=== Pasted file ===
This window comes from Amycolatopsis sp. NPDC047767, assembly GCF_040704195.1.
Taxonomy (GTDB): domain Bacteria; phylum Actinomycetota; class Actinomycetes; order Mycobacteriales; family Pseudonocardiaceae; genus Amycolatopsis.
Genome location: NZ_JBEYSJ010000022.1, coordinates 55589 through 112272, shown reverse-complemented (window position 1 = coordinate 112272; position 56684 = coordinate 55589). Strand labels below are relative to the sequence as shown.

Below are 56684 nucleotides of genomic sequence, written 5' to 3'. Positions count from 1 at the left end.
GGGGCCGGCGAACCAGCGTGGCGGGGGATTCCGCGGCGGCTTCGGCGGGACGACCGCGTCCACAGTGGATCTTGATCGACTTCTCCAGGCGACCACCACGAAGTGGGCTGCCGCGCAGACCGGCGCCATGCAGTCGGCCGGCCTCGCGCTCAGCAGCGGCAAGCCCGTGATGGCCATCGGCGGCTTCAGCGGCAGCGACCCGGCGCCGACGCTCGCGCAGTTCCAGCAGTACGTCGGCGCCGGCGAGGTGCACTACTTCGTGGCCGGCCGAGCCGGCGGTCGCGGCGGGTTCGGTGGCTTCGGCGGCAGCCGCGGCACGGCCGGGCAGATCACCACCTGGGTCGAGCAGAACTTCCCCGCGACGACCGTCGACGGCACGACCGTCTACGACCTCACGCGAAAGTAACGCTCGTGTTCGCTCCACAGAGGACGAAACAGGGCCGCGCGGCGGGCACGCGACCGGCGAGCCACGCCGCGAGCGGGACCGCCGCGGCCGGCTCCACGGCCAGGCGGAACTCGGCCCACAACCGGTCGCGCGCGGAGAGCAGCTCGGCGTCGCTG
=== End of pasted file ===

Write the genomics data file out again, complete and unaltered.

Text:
This window comes from Amycolatopsis sp. NPDC047767, assembly GCF_040704195.1.
Taxonomy (GTDB): domain Bacteria; phylum Actinomycetota; class Actinomycetes; order Mycobacteriales; family Pseudonocardiaceae; genus Amycolatopsis.
Genome location: NZ_JBEYSJ010000022.1, coordinates 55589 through 112272, shown reverse-complemented (window position 1 = coordinate 112272; position 56684 = coordinate 55589). Strand labels below are relative to the sequence as shown.

Below are 56684 nucleotides of genomic sequence, written 5' to 3'. Positions count from 1 at the left end.
GGGGCCGGCGAACCAGCGTGGCGGGGGATTCCGCGGCGGCTTCGGCGGGACGACCGCGTCCACAGTGGATCTTGATCGACTTCTCCAGGCGACCACCACGAAGTGGGCTGCCGCGCAGACCGGCGCCATGCAGTCGGCCGGCCTCGCGCTCAGCAGCGGCAAGCCCGTGATGGCCATCGGCGGCTTCAGCGGCAGCGACCCGGCGCCGACGCTCGCGCAGTTCCAGCAGTACGTCGGCGCCGGCGAGGTGCACTACTTCGTGGCCGGCCGAGCCGGCGGTCGCGGCGGGTTCGGTGGCTTCGGCGGCAGCCGCGGCACGGCCGGGCAGATCACCACCTGGGTCGAGCAGAACTTCCCCGCGACGACCGTCGACGGCACGACCGTCTACGACCTCACGCGAAAGTAACGCTCGTGTTCGCTCCACAGAGGACGAAACAGGGCCGCGCGGCGGGCACGCGACCGGCGAGCCACGCCGCGAGCGGGACCGCCGCGGCCGGCTCCACGGCCAGGCGGAACTCGGCCCACAACCGGTCGCGCGCGGAGAGCAGCTCGGCGTCGCTG